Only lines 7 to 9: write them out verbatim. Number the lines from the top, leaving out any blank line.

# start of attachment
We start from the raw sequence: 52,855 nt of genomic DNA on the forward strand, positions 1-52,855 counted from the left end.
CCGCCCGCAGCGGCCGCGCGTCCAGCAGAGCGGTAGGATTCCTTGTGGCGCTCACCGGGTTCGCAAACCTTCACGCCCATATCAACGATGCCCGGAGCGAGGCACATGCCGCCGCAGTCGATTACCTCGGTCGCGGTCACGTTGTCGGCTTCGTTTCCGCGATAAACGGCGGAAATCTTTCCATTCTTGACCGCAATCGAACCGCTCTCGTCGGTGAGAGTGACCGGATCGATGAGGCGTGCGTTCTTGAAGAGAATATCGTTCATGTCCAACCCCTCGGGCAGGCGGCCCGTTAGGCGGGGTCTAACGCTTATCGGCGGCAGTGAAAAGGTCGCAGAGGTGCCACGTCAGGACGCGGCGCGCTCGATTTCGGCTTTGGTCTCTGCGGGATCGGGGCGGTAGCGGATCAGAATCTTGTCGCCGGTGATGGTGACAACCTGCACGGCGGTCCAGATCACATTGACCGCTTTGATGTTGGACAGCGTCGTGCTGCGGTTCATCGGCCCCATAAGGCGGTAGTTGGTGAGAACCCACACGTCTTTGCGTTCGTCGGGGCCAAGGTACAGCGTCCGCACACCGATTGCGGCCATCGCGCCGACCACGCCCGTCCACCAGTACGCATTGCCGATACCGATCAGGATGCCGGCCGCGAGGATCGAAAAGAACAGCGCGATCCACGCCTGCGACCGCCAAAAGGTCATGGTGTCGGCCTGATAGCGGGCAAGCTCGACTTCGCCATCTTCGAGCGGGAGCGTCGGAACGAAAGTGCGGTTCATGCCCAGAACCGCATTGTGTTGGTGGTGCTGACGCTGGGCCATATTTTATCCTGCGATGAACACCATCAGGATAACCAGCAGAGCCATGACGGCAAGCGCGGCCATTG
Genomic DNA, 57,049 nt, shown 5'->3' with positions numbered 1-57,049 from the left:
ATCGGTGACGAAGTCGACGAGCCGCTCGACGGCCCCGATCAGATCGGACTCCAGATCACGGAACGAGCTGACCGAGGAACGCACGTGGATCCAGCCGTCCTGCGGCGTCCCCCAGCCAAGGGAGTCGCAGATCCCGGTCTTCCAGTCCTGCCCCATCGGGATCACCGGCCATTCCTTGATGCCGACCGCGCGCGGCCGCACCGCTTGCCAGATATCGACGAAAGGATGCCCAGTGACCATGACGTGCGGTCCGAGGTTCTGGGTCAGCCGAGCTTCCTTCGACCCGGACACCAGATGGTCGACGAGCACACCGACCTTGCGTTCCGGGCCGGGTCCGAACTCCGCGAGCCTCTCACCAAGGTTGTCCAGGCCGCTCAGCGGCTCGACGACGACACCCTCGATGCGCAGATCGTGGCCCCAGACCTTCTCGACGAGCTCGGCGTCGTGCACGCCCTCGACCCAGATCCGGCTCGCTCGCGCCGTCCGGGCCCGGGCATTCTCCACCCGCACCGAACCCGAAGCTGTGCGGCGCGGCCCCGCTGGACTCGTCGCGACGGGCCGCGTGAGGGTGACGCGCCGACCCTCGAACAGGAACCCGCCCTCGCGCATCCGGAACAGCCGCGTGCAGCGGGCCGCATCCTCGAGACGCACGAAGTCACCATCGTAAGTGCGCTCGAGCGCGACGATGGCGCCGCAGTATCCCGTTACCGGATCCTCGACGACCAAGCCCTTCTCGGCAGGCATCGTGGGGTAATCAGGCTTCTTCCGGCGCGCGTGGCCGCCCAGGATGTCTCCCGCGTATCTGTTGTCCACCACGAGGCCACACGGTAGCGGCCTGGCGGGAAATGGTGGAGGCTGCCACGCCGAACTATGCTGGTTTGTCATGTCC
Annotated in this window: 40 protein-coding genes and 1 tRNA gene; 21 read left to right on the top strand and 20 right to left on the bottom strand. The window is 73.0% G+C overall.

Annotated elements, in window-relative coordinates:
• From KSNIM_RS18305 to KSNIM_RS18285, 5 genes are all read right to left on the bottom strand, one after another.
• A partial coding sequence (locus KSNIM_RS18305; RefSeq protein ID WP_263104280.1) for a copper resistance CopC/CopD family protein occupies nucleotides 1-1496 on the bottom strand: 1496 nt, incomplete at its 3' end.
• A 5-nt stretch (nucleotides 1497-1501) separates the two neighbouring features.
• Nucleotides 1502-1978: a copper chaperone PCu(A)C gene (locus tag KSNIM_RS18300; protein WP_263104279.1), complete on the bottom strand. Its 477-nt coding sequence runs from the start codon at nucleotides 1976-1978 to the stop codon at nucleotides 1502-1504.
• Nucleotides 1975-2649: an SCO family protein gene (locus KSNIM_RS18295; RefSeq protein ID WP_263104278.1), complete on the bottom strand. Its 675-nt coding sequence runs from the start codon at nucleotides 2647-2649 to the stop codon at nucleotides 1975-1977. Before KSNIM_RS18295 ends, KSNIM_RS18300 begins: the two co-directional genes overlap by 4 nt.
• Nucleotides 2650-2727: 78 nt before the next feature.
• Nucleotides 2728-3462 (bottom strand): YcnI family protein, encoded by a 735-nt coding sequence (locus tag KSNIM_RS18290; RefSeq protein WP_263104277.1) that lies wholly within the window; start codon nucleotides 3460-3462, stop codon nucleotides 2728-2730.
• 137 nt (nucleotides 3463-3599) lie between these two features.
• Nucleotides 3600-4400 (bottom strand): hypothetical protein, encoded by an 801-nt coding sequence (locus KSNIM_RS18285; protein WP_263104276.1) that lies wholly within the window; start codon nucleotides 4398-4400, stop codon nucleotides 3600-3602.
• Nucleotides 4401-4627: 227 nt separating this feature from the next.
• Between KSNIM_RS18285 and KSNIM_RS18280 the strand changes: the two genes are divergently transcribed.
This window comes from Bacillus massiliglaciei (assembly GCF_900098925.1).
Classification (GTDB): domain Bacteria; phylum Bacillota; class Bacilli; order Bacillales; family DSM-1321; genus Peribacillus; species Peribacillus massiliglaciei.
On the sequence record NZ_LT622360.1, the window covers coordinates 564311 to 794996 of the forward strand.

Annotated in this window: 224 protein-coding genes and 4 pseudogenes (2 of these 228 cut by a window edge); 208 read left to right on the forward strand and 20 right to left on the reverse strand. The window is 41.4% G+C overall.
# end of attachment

• From KSNIM_RS18305 to KSNIM_RS18285, 5 genes are all read right to left on the bottom strand, one after another.
• A partial coding sequence (locus KSNIM_RS18305; RefSeq protein ID WP_263104280.1) for a copper resistance CopC/CopD family protein occupies nucleotides 1-1496 on the bottom strand: 1496 nt, incomplete at its 3' end.
• A 5-nt stretch (nucleotides 1497-1501) separates the two neighbouring features.